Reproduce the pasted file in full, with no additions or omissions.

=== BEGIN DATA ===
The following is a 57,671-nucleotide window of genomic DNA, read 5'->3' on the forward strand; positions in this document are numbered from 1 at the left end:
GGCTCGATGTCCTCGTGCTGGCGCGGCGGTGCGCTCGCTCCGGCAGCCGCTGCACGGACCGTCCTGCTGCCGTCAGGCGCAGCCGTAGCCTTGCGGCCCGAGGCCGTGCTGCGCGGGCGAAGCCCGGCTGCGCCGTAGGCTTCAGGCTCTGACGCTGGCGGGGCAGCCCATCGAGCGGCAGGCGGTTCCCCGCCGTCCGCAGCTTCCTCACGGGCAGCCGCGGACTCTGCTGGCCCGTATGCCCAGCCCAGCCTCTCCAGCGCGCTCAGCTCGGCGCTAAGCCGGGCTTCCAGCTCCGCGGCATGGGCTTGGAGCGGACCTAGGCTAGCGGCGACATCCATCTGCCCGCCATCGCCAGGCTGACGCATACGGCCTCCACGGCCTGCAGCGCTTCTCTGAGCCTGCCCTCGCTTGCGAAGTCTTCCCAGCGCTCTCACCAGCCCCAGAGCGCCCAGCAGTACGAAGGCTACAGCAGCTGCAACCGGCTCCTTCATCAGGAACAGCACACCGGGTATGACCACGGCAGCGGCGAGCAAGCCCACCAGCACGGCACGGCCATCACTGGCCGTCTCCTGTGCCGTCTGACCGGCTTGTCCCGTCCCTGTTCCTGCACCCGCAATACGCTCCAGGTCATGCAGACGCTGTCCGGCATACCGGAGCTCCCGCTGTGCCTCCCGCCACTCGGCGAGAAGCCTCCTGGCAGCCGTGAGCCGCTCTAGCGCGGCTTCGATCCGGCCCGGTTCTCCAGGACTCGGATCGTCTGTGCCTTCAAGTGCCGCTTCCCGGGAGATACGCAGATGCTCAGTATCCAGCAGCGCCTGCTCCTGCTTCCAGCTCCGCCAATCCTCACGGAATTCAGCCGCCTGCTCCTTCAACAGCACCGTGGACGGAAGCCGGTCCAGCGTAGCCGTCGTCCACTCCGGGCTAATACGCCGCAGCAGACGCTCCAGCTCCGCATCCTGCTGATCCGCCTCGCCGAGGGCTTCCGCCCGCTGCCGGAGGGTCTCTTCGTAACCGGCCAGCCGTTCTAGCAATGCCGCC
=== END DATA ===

The following is a 57,671-nucleotide window of genomic DNA, read 5'->3' on the forward strand; positions in this document are numbered from 1 at the left end:
GGCTCGATGTCCTCGTGCTGGCGCGGCGGTGCGCTCGCTCCGGCAGCCGCTGCACGGACCGTCCTGCTGCCGTCAGGCGCAGCCGTAGCCTTGCGGCCCGAGGCCGTGCTGCGCGGGCGAAGCCCGGCTGCGCCGTAGGCTTCAGGCTCTGACGCTGGCGGGGCAGCCCATCGAGCGGCAGGCGGTTCCCCGCCGTCCGCAGCTTCCTCACGGGCAGCCGCGGACTCTGCTGGCCCGTATGCCCAGCCCAGCCTCTCCAGCGCGCTCAGCTCGGCGCTAAGCCGGGCTTCCAGCTCCGCGGCATGGGCTTGGAGCGGACCTAGGCTAGCGGCGACATCCATCTGCCCGCCATCGCCAGGCTGACGCATACGGCCTCCACGGCCTGCAGCGCTTCTCTGAGCCTGCCCTCGCTTGCGAAGTCTTCCCAGCGCTCTCACCAGCCCCAGAGCGCCCAGCAGTACGAAGGCTACAGCAGCTGCAACCGGCTCCTTCATCAGGAACAGCACACCGGGTATGACCACGGCAGCGGCGAGCAAGCCCACCAGCACGGCACGGCCATCACTGGCCGTCTCCTGTGCCGTCTGACCGGCTTGTCCCGTCCCTGTTCCTGCACCCGCAATACGCTCCAGGTCATGCAGACGCTGTCCGGCATACCGGAGCTCCCGCTGTGCCTCCCGCCACTCGGCGAGAAGCCTCCTGGCAGCCGTGAGCCGCTCTAGCGCGGCTTCGATCCGGCCCGGTTCTCCAGGACTCGGATCGTCTGTGCCTTCAAGTGCCGCTTCCCGGGAGATACGCAGATGCTCAGTATCCAGCAGCGCCTGCTCCTGCTTCCAGCTCCGCCAATCCTCACGGAATTCAGCCGCCTGCTCCTTCAACAGCACCGTGGACGGAAGCCGGTCCAGCGTAGCCGTCGTCCACTCCGGGCTAATACGCCGCAGCAGACGCTCCAGCTCCGCATCCTGCTGATCCGCCTCGCCGAGGGCTTCCGCCCGCTGCCGGAGGGTCTCTTCGTAACCGGCCAGCCGTTCTAGCAATGCCGCC